Home secretary James Cleverly has reportedly weakened laws that would restrict the ability of protesters outside abortion clinics to harass people going inside.
Cleverly, who replaced Suella Braverman at the Home Office in November, is believed to have eased upcoming laws to allow anti-abortion protesters to continue to take part in some activities within abortion clinic “safe zones”, including “silent prayer” and speaking to patients, inews reported.
In October 2022, MPs voted in favour of creating of 150-metre-wide “safe access zones” outside clinics to stop anti-abortion protesters harassing patients, including by handing out of leaflets, praying and showing them graphic images.
According to reports published on Tuesday (16 January), however, draft guidance from the Home Office says anti-abortion campaigners will still be allowed inside the buffer zones – and being able to “silently pray” – as long as they are not “influencing” those seeking an abortion.
MPs and abortion organisations have claimed this would still amount to harassment, and that it goes against votes on the original law.
The consultation document, which closes for responses on 22 January, claims that while people inside the buffer zones are banned under the law from “influencing” those seeking a termination, certain activities, such as praying silently, do not amount to “influence”, and should still be allowed.
It claims “prayer within a safe access zone should not automatically be seen as unlawful”, and should only be banned if the behaviour is “intrusive”.
The new guidance appears to go against MPs’ original decision, with previous proposals providing no exemptions for prayer or offering information to those seeking abortions.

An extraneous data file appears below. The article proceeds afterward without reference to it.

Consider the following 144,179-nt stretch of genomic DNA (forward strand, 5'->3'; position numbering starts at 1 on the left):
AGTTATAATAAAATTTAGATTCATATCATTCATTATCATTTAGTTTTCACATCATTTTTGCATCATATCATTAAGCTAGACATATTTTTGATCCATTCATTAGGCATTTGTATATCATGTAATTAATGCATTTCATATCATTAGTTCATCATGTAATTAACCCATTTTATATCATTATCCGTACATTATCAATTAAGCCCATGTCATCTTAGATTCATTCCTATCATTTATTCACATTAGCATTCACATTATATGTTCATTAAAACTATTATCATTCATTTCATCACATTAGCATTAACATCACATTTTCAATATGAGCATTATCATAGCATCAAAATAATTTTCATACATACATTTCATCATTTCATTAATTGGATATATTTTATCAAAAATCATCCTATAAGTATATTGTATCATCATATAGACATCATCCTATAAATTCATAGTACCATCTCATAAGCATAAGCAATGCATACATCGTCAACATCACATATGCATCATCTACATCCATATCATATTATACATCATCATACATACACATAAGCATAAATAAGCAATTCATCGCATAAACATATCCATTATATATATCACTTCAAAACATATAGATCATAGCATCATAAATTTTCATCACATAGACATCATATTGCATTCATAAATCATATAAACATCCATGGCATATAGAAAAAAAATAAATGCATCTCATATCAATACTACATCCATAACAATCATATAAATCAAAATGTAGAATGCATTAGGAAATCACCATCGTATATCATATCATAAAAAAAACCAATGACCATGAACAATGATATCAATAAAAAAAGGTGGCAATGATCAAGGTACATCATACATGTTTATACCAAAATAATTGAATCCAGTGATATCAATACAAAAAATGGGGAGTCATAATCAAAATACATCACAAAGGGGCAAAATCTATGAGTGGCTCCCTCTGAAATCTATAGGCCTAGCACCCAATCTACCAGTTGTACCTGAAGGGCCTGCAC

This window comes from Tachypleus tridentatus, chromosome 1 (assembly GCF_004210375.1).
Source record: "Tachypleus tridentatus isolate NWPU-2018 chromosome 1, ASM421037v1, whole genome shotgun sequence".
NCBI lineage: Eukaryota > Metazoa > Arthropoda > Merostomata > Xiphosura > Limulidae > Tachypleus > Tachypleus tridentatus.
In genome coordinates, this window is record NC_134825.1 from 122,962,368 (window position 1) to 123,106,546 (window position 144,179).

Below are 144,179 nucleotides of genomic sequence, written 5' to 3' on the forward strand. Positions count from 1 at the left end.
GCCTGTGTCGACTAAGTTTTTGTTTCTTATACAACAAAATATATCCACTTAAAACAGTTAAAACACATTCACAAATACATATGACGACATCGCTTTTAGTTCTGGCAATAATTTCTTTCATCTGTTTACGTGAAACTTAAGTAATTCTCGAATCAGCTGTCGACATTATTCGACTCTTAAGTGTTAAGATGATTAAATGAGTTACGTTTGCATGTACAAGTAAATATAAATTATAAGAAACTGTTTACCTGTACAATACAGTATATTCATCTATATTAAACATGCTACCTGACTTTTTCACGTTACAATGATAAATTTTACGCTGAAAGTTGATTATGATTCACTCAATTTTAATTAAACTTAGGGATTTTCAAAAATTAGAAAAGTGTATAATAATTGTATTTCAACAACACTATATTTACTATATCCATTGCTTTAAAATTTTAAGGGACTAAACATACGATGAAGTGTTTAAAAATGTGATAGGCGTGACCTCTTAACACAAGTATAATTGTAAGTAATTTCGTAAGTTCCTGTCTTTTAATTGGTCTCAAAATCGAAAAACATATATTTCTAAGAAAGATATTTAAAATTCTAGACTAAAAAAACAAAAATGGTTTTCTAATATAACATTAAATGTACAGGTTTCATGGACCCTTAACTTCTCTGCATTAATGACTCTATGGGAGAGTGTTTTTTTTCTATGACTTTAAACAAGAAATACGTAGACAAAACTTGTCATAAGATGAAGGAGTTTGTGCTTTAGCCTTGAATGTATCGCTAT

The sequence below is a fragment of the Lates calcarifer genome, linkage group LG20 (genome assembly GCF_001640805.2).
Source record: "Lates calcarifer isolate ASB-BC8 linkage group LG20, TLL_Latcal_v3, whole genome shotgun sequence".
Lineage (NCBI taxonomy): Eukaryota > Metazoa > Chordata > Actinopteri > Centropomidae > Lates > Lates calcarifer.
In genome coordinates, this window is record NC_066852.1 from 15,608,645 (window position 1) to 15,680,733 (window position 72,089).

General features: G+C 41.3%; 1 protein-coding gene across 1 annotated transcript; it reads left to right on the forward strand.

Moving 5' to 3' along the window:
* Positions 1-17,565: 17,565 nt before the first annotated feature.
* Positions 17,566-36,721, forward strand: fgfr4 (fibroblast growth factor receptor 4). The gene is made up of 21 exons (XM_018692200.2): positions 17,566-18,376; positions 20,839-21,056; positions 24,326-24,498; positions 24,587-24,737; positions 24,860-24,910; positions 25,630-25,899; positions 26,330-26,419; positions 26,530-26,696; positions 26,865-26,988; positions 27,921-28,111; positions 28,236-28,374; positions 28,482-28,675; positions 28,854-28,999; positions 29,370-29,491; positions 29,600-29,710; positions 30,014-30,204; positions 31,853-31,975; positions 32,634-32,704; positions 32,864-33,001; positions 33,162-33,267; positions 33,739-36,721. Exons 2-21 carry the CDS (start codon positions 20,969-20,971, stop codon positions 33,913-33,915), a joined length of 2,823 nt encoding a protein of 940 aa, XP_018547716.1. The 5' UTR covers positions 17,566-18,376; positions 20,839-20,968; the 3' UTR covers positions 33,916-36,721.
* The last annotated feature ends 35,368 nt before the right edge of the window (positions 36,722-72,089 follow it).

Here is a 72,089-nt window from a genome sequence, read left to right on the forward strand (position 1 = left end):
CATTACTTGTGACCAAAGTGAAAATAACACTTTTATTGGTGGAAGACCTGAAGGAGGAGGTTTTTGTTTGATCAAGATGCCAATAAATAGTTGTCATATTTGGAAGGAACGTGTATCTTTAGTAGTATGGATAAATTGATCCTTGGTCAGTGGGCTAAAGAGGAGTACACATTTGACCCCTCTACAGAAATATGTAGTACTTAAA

In March, the House of Commons specifically voted down calls to allow silent prayer.
Labour MP Rupa Huq, who proposed buffer-zone legislation nationwide after rolling it out in her Ealing Central and Acton constituency, told inews: “It seems totally contrary to all logic that after MPs from all parties voted overwhelmingly to introduce robust legislation to stop women being impeded from exercising their right to use abortion clinics… the statutory draft guidance put out for consultation seeks to undo this.”
Huq added that the draft bill’s “myriad exemptions” for issues such as silently praying, would still make those attending abortion clinics feel “watched, judged and the subject of unwanted attention”.
Meanwhile, Rachael Clarke, the chief of staff at the British Pregnancy Advisory Service, told the news outlet: “We are shocked by the Home Office’s attempt to gut a law which a majority of MPs across all parties in England and Wales voted for.
“The idea that standing outside a clinic for 12 hours a day, watching women enter and leave, handing out leaflets telling women falsely that abortion causes breast cancer and child abuse, standing at the clinic gate every day of the week praying with a collection of blue and pink rosary beads, aren’t designed to influence women would be laughable if it wasn’t so dangerous.
“It is [the Home Office’s] job to put what MPs voted for into power and protect women.”
Buffer zones have been set up outside abortion clinics in Manchester, Birmingham, Bournemouth and London, but these have been created by local councils, rather than at a country-wide level.